Thursday, April 15, 2010

Words of Wisdom - Mel Siff on Technique

Bold and italices added for emphasis.

The working-effect of a sporting movement is simply the result of the specific form of organisation and control of one's interaction with the environment. However, the fundamental concept of sports technique appears not merely as the organisation of the motor components of the sporting movement, but also as the athlete's ability to manage the external conditions competently and exploit the possibilities which they offer.
This ability is the result of many years of perfecting the motor functions and optimising use of all the body's systems. If this is so, then sports technique is the result of a certain form of the process developing over time, and consequently, as a specific scientific concept, it includes time coordinates. This determines an important principle, namely that sports technique is not a constant, which can be achieved once, but is the result of continued progress from a lower to a higher level of perfection. (Verkhoshansky, 1977).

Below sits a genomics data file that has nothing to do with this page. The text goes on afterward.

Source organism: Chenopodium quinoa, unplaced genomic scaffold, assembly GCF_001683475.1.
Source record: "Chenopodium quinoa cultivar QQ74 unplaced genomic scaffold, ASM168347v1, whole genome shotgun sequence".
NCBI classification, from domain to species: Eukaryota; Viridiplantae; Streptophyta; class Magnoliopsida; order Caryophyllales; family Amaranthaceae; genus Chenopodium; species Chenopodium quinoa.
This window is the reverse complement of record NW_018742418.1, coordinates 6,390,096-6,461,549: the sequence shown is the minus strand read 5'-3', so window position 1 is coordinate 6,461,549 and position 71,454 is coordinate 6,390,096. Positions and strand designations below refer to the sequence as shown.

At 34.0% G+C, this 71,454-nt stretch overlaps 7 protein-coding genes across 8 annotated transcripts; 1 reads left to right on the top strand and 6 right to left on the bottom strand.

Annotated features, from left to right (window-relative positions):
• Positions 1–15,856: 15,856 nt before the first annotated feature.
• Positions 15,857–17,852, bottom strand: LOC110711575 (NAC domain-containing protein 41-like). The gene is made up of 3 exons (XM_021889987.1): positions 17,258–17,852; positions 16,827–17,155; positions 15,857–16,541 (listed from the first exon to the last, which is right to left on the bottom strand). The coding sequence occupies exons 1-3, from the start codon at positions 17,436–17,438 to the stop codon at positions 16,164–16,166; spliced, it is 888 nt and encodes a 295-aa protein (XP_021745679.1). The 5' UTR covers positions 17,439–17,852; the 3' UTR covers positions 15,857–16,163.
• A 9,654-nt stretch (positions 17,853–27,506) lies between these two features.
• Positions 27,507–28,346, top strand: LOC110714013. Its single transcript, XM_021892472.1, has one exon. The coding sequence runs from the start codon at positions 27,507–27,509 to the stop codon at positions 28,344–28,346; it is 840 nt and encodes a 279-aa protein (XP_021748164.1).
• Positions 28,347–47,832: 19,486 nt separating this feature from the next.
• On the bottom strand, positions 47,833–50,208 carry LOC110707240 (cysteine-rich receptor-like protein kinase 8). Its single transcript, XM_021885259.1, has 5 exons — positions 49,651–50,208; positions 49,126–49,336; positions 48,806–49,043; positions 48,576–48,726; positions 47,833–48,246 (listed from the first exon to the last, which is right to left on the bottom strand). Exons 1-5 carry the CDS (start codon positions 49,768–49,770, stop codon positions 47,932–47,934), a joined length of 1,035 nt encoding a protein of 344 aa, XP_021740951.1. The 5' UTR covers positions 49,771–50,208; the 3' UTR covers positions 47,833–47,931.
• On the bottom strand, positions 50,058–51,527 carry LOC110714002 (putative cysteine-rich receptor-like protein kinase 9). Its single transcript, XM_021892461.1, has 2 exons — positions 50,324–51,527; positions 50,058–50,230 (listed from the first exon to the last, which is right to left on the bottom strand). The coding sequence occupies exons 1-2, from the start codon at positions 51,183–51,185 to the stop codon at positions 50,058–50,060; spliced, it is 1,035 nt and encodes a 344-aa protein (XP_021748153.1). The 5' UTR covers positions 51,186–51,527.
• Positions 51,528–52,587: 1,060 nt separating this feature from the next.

This suggests that sports technique is widely understood in theory and practice as a means of solving motor problems. Strictly speaking, sports technique is a system of movement, representing not so much a means of solving motor problems, as the specific motor problem itself, which the athlete must solve every time he executes a sports exercise. Consequently, sports technique consists of the search for and the learning of relevant motor methods that provide the best way to use [the] one's motor potential.

- Supertraining, Fourth Edition (Siff), p. 122


Boris Terzic said...

Great qoute.

Charlie said...

The secret to success is endless "correct" repetitions of technique.

In a discussion of the time course of training adaptions, Stephen Seiler ( points out the achieving your maximum potential VO2max, takes about 1 year. Achieving your maximal lactate tolerance about 3 more years. At this point they plateau and can only be maintained against age related losses.

Technical skill in a sport, however, can continue to improve throughout one's lifetime, given continued correct practice. This contributes to efficiency and economy in movement and thus to improved (or maintained) performance in the face of aging.

Boris said...

Thanks Boris.